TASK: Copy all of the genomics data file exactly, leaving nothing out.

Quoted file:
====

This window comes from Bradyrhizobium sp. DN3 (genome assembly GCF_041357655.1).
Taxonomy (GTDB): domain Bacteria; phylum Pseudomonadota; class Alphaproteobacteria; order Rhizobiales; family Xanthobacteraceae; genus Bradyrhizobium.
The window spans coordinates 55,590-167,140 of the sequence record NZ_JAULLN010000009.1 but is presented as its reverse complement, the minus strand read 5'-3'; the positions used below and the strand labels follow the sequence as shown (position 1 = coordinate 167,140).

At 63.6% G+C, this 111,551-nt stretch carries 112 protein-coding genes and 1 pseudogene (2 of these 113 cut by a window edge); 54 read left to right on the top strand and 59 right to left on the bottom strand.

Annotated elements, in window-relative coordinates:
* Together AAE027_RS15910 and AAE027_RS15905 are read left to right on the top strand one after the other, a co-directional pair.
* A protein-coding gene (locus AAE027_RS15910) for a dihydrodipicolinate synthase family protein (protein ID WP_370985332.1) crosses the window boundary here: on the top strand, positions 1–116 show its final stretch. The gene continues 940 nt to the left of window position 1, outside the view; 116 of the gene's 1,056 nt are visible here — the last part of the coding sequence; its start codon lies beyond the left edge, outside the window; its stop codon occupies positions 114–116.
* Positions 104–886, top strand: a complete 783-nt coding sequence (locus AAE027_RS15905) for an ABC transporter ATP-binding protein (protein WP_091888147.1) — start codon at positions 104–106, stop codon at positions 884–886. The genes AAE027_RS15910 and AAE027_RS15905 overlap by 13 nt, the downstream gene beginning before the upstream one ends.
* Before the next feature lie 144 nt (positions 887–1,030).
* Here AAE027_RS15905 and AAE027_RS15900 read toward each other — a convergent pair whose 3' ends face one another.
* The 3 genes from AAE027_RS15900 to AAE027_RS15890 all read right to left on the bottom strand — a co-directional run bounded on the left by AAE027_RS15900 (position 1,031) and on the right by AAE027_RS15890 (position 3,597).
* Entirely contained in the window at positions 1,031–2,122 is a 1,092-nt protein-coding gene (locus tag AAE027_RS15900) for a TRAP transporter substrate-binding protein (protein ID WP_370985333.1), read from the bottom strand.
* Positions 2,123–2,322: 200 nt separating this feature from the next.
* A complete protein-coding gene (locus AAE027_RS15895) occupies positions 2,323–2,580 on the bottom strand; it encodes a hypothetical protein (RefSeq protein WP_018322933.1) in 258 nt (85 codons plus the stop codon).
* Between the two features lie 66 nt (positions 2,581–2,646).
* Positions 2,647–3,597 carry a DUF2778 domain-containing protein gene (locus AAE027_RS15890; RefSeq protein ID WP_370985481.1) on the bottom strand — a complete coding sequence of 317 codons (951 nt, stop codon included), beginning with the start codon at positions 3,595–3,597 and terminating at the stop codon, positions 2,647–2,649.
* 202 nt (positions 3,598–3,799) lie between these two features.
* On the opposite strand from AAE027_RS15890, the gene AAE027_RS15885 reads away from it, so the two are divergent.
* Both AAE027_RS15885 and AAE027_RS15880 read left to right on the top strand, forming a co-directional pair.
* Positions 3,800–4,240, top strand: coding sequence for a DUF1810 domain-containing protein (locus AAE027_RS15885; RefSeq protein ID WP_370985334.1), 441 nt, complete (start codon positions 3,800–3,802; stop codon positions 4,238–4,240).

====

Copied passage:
This window comes from Bradyrhizobium sp. DN3 (genome assembly GCF_041357655.1).
Taxonomy (GTDB): domain Bacteria; phylum Pseudomonadota; class Alphaproteobacteria; order Rhizobiales; family Xanthobacteraceae; genus Bradyrhizobium.
The window spans coordinates 55,590-167,140 of the sequence record NZ_JAULLN010000009.1 but is presented as its reverse complement, the minus strand read 5'-3'; the positions used below and the strand labels follow the sequence as shown (position 1 = coordinate 167,140).

At 63.6% G+C, this 111,551-nt stretch carries 112 protein-coding genes and 1 pseudogene (2 of these 113 cut by a window edge); 54 read left to right on the top strand and 59 right to left on the bottom strand.

Annotated elements, in window-relative coordinates:
* Together AAE027_RS15910 and AAE027_RS15905 are read left to right on the top strand one after the other, a co-directional pair.
* A protein-coding gene (locus AAE027_RS15910) for a dihydrodipicolinate synthase family protein (protein ID WP_370985332.1) crosses the window boundary here: on the top strand, positions 1–116 show its final stretch. The gene continues 940 nt to the left of window position 1, outside the view; 116 of the gene's 1,056 nt are visible here — the last part of the coding sequence; its start codon lies beyond the left edge, outside the window; its stop codon occupies positions 114–116.
* Positions 104–886, top strand: a complete 783-nt coding sequence (locus AAE027_RS15905) for an ABC transporter ATP-binding protein (protein WP_091888147.1) — start codon at positions 104–106, stop codon at positions 884–886. The genes AAE027_RS15910 and AAE027_RS15905 overlap by 13 nt, the downstream gene beginning before the upstream one ends.
* Before the next feature lie 144 nt (positions 887–1,030).
* Here AAE027_RS15905 and AAE027_RS15900 read toward each other — a convergent pair whose 3' ends face one another.
* The 3 genes from AAE027_RS15900 to AAE027_RS15890 all read right to left on the bottom strand — a co-directional run bounded on the left by AAE027_RS15900 (position 1,031) and on the right by AAE027_RS15890 (position 3,597).
* Entirely contained in the window at positions 1,031–2,122 is a 1,092-nt protein-coding gene (locus tag AAE027_RS15900) for a TRAP transporter substrate-binding protein (protein ID WP_370985333.1), read from the bottom strand.
* Positions 2,123–2,322: 200 nt separating this feature from the next.
* A complete protein-coding gene (locus AAE027_RS15895) occupies positions 2,323–2,580 on the bottom strand; it encodes a hypothetical protein (RefSeq protein WP_018322933.1) in 258 nt (85 codons plus the stop codon).
* Between the two features lie 66 nt (positions 2,581–2,646).
* Positions 2,647–3,597 carry a DUF2778 domain-containing protein gene (locus AAE027_RS15890; RefSeq protein ID WP_370985481.1) on the bottom strand — a complete coding sequence of 317 codons (951 nt, stop codon included), beginning with the start codon at positions 3,595–3,597 and terminating at the stop codon, positions 2,647–2,649.
* 202 nt (positions 3,598–3,799) lie between these two features.
* On the opposite strand from AAE027_RS15890, the gene AAE027_RS15885 reads away from it, so the two are divergent.
* Both AAE027_RS15885 and AAE027_RS15880 read left to right on the top strand, forming a co-directional pair.
* Positions 3,800–4,240, top strand: coding sequence for a DUF1810 domain-containing protein (locus AAE027_RS15885; RefSeq protein ID WP_370985334.1), 441 nt, complete (start codon positions 3,800–3,802; stop codon positions 4,238–4,240).